According to her, “We currently have a vessel that is waiting to discharge petrol but there were no officials from the Department of Petroleum Resources, DPR and Petroleum Product Pricing Regulatory Agency, PPPRA, to clear the product.”
The same sentiments were expressed by Ernest Umunah, of Total Nigeria Terminals, who attributed disruptions at the terminals and absent of imports from Independent marketers in the industry.
He also requested incentives granted to marketers to enable it ramp up supply. Speaking to journalists after the inspection tour, Osinbajo assured the President has instructed that everything be done to ensure that current supply gaps are plugged to reduce the sufferings of Nigerians whose holidays have been marred by fuel scarcity.
“Just going by what we have seen, there is what is called winter deliveries, obviously towards the end of the year, the cost of fuel goes up in the parts of the world where it is refined and that gives rise to problems for those importing it. Of course once you have any kind of disruption immediately you begin to see hoarding and panic buying.
“We are also trying to ensure that this sort of disruption don’t happen in the future, that’s why we are working to ensure that this is solved,” said Osinbajo. Some of the tanker drivers who spoke complained that the security agencies such as the Navy and the Soldiers who have been tasked to manage the chaotic access to Apapa are contributing to the problem.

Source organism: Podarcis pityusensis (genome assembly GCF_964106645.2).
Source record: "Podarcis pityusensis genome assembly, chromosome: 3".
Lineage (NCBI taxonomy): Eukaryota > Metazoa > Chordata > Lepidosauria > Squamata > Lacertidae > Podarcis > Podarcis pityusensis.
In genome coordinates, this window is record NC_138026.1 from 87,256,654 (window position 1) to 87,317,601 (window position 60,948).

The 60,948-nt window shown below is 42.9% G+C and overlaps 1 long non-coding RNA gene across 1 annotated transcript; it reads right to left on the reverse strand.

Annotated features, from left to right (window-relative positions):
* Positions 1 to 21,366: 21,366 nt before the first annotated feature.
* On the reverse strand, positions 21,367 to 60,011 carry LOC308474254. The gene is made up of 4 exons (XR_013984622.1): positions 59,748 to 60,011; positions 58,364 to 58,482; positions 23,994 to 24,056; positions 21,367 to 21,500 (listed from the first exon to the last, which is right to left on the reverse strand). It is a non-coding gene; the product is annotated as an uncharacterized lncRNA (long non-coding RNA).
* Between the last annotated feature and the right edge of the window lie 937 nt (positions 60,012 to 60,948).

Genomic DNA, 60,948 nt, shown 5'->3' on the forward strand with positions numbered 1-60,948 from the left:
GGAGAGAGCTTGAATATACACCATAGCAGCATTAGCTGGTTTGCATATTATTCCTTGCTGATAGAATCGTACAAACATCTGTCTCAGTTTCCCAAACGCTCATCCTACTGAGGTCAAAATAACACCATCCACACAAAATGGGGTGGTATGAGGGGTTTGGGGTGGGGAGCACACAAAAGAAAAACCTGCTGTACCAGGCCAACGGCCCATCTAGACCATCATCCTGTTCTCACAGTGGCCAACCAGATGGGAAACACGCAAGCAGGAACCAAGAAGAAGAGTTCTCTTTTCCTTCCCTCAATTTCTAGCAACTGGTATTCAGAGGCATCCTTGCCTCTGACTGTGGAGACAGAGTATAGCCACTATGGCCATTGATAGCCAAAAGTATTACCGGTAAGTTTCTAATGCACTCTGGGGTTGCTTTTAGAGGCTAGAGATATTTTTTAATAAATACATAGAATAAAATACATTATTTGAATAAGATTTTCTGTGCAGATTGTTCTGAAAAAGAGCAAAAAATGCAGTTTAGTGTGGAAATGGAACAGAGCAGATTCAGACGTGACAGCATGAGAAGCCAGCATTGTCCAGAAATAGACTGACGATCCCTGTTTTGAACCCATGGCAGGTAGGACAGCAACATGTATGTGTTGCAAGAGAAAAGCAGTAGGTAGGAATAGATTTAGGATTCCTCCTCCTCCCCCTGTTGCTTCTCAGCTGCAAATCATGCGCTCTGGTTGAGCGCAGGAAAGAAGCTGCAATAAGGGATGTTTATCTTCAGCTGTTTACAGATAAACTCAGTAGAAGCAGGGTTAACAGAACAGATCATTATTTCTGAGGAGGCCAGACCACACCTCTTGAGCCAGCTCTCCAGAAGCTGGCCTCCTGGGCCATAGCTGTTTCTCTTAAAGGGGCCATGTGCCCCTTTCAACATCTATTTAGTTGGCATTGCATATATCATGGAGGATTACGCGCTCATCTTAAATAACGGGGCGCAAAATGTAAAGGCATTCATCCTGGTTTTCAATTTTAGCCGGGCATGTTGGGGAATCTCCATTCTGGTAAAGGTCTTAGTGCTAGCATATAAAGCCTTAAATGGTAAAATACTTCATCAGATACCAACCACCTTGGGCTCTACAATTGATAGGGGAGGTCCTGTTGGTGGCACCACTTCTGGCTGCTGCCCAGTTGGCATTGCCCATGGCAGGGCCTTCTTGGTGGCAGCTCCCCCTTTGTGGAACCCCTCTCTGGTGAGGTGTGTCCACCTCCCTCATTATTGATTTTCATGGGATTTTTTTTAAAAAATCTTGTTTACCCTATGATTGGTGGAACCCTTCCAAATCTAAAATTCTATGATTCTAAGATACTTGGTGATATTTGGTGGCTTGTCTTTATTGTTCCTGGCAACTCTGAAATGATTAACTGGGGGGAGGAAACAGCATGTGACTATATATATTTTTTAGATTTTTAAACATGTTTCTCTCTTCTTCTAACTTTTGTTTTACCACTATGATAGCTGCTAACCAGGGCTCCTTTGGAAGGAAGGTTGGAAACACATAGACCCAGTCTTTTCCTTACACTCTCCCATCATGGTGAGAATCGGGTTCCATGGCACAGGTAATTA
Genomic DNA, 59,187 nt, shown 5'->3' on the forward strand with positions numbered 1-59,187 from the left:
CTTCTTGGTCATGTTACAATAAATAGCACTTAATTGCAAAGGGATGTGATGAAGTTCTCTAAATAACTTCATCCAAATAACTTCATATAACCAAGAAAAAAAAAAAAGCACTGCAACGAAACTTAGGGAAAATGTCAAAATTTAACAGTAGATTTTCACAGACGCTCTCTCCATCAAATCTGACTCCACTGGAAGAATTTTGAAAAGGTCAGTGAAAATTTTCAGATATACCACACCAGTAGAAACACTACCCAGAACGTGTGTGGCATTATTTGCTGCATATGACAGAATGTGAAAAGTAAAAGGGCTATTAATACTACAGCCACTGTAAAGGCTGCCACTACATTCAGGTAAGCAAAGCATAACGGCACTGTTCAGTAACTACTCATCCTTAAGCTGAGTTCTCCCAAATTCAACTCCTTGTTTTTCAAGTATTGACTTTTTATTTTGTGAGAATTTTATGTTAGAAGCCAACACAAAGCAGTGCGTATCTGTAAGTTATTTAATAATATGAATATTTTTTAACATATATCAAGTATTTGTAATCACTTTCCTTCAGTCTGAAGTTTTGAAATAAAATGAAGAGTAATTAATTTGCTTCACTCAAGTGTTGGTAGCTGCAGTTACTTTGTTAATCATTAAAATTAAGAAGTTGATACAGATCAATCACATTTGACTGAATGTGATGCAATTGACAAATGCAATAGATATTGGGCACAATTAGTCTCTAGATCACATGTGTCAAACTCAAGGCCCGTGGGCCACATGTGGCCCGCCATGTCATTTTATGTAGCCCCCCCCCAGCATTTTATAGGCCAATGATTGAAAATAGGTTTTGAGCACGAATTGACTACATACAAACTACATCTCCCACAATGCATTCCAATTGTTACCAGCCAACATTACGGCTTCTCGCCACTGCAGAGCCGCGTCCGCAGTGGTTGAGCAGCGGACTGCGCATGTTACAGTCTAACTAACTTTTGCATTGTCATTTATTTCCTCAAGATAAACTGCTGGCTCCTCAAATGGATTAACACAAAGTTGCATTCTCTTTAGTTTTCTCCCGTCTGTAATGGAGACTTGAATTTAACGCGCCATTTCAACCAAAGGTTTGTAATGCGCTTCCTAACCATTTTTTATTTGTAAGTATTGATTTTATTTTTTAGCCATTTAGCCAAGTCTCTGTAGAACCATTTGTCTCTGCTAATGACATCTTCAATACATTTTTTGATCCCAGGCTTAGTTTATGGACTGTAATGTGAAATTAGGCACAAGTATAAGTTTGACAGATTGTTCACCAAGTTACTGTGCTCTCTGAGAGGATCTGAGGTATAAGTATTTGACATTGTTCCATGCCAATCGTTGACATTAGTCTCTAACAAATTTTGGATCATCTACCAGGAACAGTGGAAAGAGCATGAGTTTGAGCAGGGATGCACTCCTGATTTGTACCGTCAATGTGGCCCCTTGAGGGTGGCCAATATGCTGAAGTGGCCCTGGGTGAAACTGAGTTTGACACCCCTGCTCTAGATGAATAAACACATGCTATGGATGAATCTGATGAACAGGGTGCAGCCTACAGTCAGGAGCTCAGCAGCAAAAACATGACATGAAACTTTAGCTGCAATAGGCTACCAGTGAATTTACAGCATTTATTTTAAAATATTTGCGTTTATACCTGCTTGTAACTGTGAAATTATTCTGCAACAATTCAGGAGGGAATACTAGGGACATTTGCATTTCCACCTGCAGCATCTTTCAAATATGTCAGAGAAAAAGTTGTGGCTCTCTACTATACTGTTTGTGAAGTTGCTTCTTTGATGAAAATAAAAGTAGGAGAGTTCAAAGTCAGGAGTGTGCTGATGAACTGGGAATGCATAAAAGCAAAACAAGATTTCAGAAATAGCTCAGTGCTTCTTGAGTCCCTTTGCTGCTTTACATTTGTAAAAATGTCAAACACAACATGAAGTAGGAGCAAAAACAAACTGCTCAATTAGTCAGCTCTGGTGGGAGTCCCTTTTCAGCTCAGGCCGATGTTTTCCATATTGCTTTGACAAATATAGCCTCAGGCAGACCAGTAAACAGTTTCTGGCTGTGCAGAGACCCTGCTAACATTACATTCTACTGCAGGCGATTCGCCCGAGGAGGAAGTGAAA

The drivers said that the major marketers all have dedicated parking spaces for their tankers but the Navy and Soldiers who are controlling access to the ports insist that they stay on queues with the rest of the trucks bearing empty containers heading to wharf. However, they lamented the excessive exploitation going on at the depots, saying “The deception is very high during inspection.
We are asked to pay additional N10,000 and above to get the product at the terminals before buying the product.” Recall that the Group Managing Director of the NNPC, Maikanti Baru, had couple of days ago told journalists that measures were already in place to bolster the current fuel supply and eliminate the extraneous factors that have led to the persistent petrol queues.
He said within the last two weeks the national truck out capacity had been jerked up to an average of 1,500 trucks, translating to 52 million litres per day which is much higher than the normal consumption of 850 trucks per day across the various depots in the country.
The corporation also said it has emplaced a 24-hour loading and sales operations in all depots and NNPC Mega Stations across the country while marketers have been instructed to do same. Baru said 814 million litres of petrol were currently being injected into the system to guarantee nationwide elimination of fuel queues before the end of the year.
Nation with additional report from Vanguard